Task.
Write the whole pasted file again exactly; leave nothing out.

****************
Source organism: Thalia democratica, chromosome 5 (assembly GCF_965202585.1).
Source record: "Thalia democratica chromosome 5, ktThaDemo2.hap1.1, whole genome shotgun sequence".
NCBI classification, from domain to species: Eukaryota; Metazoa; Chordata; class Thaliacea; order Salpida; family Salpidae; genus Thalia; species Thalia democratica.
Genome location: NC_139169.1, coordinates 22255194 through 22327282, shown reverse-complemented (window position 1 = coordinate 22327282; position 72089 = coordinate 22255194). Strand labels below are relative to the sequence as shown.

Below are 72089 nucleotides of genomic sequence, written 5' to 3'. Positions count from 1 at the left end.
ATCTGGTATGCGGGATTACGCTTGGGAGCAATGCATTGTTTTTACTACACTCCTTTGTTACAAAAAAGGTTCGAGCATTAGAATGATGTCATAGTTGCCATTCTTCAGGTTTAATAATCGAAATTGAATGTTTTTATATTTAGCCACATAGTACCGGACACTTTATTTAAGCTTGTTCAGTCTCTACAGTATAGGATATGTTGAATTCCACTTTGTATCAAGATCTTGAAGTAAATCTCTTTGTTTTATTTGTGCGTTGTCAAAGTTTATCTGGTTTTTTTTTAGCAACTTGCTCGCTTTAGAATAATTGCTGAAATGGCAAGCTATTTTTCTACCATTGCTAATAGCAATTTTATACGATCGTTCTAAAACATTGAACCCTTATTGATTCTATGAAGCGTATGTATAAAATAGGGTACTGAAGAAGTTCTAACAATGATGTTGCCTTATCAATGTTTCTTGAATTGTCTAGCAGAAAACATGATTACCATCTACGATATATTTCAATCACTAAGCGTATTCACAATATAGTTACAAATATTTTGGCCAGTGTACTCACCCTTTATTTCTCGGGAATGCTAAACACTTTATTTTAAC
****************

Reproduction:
Source organism: Thalia democratica, chromosome 5 (assembly GCF_965202585.1).
Source record: "Thalia democratica chromosome 5, ktThaDemo2.hap1.1, whole genome shotgun sequence".
NCBI classification, from domain to species: Eukaryota; Metazoa; Chordata; class Thaliacea; order Salpida; family Salpidae; genus Thalia; species Thalia democratica.
Genome location: NC_139169.1, coordinates 22255194 through 22327282, shown reverse-complemented (window position 1 = coordinate 22327282; position 72089 = coordinate 22255194). Strand labels below are relative to the sequence as shown.

Below are 72089 nucleotides of genomic sequence, written 5' to 3'. Positions count from 1 at the left end.
ATCTGGTATGCGGGATTACGCTTGGGAGCAATGCATTGTTTTTACTACACTCCTTTGTTACAAAAAAGGTTCGAGCATTAGAATGATGTCATAGTTGCCATTCTTCAGGTTTAATAATCGAAATTGAATGTTTTTATATTTAGCCACATAGTACCGGACACTTTATTTAAGCTTGTTCAGTCTCTACAGTATAGGATATGTTGAATTCCACTTTGTATCAAGATCTTGAAGTAAATCTCTTTGTTTTATTTGTGCGTTGTCAAAGTTTATCTGGTTTTTTTTTAGCAACTTGCTCGCTTTAGAATAATTGCTGAAATGGCAAGCTATTTTTCTACCATTGCTAATAGCAATTTTATACGATCGTTCTAAAACATTGAACCCTTATTGATTCTATGAAGCGTATGTATAAAATAGGGTACTGAAGAAGTTCTAACAATGATGTTGCCTTATCAATGTTTCTTGAATTGTCTAGCAGAAAACATGATTACCATCTACGATATATTTCAATCACTAAGCGTATTCACAATATAGTTACAAATATTTTGGCCAGTGTACTCACCCTTTATTTCTCGGGAATGCTAAACACTTTATTTTAAC